ESRI Geary Lecture – Tim Besley, LSE

This year’s Geary Lecture will be delivered by Tim Besley, Professor of Economics and Political Science, LSE. He will speak on

“Making and Breaking Tax Systems: Institutional Foundations of the Fiscal State”

Date: Friday 19th October

Time: 4pm

Venue: ESRI, Sir John Rogerson’s Quay

Attendance at the event is free but must be pre-booked. There are a limited number of places available and early booking is encouraged. To book a place, please send details of attendee’s name, organisation and contact telephone number by email to

Inflation in Ireland and the Euro area

In an earlier post I drew attention to the extent to which Ireland’s recent apparent competitive gains reflected the weakness of the euro relative to the dollar and sterling.

Another component of competitiveness is, of course, our rate of inflation relative to that of the Euro area as a whole.

It is therefore of interest to put on record the inflation rates in Ireland and in the Euro area since 1999.

This is facilitated by the European Central Bank’s website, from which monthly data on the rate of inflation as measured by the Harmonised Index of Consumer Prices (HICP) may be readily downloaded.

The following Chart tells the story.

It may be seen that for the first five years of the new monetary union Ireland’s inflation rate was – contrary to expectations – significantly higher than the Euro area average.  This resulted in a significant loss of competitiveness relative to the rest of the Euro area.

For the years between 2004 and 2007 our inflation rate behaved as expected in a monetary union and differed little from that of the Euro area average.

During 2009 and 2010 we experienced more deflation than the rest of the Euro area. This helped restore some of the competitiveness we had lost in the early years of membership and the ‘internal devaluation’ was hailed at the time in the belief that it would play a big role in getting the economy moving again.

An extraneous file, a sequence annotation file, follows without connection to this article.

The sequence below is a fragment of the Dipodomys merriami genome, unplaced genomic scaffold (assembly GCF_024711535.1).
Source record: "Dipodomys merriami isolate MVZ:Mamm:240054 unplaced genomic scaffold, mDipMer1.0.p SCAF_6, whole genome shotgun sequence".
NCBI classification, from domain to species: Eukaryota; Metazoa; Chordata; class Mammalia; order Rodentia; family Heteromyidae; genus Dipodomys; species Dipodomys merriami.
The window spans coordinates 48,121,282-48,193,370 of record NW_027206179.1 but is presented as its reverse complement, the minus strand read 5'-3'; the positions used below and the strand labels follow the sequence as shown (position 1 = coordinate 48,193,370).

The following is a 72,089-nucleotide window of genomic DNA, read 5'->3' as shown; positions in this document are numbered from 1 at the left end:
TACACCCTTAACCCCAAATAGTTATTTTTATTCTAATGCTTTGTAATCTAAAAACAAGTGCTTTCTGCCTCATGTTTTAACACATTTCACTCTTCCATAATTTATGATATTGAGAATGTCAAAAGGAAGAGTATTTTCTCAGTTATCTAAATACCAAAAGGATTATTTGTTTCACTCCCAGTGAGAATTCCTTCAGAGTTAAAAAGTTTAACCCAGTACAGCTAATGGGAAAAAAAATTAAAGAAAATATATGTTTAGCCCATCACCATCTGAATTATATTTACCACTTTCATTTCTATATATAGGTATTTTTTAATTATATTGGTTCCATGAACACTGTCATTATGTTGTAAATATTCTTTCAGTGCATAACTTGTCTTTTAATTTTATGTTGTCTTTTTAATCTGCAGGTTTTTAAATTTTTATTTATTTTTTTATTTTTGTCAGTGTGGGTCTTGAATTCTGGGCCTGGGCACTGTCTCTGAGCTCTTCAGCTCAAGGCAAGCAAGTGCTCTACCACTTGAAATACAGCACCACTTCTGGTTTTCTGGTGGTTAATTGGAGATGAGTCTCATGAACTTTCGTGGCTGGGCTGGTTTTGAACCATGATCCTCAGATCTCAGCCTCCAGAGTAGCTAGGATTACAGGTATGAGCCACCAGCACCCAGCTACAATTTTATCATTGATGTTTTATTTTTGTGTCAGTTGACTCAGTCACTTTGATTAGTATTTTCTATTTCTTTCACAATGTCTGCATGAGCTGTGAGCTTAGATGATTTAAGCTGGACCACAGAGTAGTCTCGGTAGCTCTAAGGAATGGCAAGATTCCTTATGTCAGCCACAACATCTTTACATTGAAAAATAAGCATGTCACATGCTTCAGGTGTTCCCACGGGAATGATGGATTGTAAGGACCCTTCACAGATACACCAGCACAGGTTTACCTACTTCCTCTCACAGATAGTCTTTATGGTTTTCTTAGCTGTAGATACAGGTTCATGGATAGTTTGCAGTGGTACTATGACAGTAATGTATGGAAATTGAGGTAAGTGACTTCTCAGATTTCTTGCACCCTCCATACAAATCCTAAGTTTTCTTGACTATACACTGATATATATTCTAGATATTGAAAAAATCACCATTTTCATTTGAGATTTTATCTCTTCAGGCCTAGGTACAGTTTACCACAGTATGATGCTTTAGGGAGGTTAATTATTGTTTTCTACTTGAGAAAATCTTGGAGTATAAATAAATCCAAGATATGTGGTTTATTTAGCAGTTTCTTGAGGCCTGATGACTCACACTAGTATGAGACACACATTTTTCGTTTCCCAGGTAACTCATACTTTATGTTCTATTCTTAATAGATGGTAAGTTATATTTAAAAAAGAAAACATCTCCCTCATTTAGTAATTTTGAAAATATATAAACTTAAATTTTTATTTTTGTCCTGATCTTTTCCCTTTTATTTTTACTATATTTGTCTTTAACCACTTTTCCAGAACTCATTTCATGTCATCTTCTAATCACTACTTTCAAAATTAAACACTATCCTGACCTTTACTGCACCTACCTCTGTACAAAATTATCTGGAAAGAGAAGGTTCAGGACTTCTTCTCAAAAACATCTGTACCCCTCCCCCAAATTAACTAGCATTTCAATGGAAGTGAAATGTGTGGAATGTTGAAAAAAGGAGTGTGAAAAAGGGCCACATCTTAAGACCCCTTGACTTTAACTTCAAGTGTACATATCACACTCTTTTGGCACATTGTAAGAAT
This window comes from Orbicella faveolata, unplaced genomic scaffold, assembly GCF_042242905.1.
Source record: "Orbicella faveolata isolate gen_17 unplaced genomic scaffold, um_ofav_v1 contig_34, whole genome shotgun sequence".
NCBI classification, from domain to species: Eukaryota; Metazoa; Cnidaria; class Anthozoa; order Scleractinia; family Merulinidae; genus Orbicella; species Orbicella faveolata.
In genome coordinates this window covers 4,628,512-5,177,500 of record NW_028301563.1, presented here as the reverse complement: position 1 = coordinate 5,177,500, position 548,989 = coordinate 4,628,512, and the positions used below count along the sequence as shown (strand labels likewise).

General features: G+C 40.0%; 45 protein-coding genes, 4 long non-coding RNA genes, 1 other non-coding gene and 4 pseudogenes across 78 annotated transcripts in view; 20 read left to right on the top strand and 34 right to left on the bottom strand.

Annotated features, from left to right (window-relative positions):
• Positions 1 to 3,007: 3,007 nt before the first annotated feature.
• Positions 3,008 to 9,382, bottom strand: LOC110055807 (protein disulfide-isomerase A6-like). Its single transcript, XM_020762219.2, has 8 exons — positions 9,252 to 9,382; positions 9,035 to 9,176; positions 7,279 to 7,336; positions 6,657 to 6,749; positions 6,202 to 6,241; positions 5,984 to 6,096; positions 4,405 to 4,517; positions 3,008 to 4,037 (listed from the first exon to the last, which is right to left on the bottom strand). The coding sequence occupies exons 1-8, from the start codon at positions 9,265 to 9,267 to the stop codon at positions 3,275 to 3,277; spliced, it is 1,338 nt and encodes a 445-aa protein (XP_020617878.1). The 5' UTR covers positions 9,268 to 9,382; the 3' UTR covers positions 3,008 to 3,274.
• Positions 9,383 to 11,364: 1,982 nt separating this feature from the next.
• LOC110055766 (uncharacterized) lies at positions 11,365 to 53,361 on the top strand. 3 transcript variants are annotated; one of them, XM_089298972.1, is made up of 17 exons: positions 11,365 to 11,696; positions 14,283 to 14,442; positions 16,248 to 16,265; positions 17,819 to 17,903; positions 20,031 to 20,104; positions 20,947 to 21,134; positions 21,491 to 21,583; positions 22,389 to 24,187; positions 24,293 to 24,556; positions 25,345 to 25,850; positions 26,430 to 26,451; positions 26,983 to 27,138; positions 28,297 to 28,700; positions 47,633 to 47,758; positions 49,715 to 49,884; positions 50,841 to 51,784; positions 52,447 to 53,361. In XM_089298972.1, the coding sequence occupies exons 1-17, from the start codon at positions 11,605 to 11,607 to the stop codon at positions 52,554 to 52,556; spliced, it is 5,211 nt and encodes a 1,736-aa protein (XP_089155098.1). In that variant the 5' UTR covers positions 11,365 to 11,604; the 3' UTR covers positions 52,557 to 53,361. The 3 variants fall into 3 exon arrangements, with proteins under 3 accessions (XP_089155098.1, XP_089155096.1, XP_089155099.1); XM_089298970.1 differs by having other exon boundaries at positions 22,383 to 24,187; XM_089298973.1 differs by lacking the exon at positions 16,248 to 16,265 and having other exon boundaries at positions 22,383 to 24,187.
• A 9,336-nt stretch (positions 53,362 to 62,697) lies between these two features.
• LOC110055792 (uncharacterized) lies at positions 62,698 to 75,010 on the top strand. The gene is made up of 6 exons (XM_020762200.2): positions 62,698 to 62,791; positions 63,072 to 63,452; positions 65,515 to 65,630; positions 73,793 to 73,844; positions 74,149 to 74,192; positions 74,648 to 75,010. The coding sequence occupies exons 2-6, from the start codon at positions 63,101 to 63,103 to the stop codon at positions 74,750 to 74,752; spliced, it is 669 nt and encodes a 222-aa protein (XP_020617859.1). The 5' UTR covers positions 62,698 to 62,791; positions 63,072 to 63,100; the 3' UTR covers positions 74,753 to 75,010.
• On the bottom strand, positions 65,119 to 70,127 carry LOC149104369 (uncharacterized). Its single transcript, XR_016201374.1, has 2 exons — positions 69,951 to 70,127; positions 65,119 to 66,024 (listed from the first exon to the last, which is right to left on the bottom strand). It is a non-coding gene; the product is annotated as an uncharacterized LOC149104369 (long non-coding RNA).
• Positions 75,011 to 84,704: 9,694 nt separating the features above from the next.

Since 2010, however, our inflation rate has been climbing back up towards the Euro area average.

It would seem that any further ‘restoration of competitiveness’ will require further weakness of the euro on the foreign exchange markets.

Dutch Bankers’ Bonuses Go Bye-Bye, Thanks to Twitter

One thing journalists from other countries ask quite frequently is why there haven’t been more riots or other expressions of collective anger in Ireland, given the scale of the problems we’ve faced and the sheer injustice of some of the actions taken since all of this began in 2007. I always answer that I have no idea why we haven’t seen more grass roots reactions like Bondwatch Ireland. I really don’t know.

Last March in Holland we had an example of twitter-inspired social unrest leading to the reversal of bonuses being paid out. This is the first I’ve seen of it, so I thought I’d blog it.

From the piece:

ING customers mobilised on Twitter and other social networks to protest at bonuses paid to bosses at the bank, one of the biggest in the country. The threat of direct action raised the spectre of a partial run on ING, terrifying the Dutch establishment. Fred Polhout, union organiser at the bank, says: “People were outraged. We heard about the bloated sums being paid again in the City and in New York; but suddenly the issue exploded on our own front door.”


So severe was the public reaction to Hommen’s bonus that within days he had agreed to waive the award and told other ING directors to do the same.

Fascinating, and perhaps something to watch for in the coming months in an Irish context.

Nama’s Mortgage Enhancement Scheme

In today’s Irish Times, Fiona Reddan has an interesting short article about Nama’s planned mortgage-enhancement scheme. The scheme is intended to unload some of Nama’s large inventory of houses and flats without unduly lowering property prices.  The scheme, at least as it has been described so far, will work as follows.  Suppose that Nama wants to sell a particular flat for 100,000.  It will offer a buyer the following deal. The purchaser must put down 10,000 in cash, and take out a mortgage from a bank for 72,000.  Nama will pay (itself) the remaining 18,000 and record the flat as sold at 10,000+72,000+18,000 = 100,000.  If after an initial period, say five years, the fair market value of  the house is more than 82,000 (the amount already paid by the homeowner) than the homeowner must “top up” the difference to a maximum of 18,000.  If the fair-market value of the house is 82,000 or less at this date, the homeowner has no need to pay the remainder.

ESRI – TCD Conference: Turning Globalisation to National Advantage: Economic Policy Lessons from Ireland’s Experience

This conference will be held at the ESRI on Thursday 28th October from 13:30 to 17:30 and will discuss research results from two IRCHSS-funded projects focused on the effects of globalisation on the Irish economy and related policy responses. The conference programme can be found here. There is no attendance fee, but guests are asked to register here by the 23rd October. Any queries can be addressed to Karen Mayor (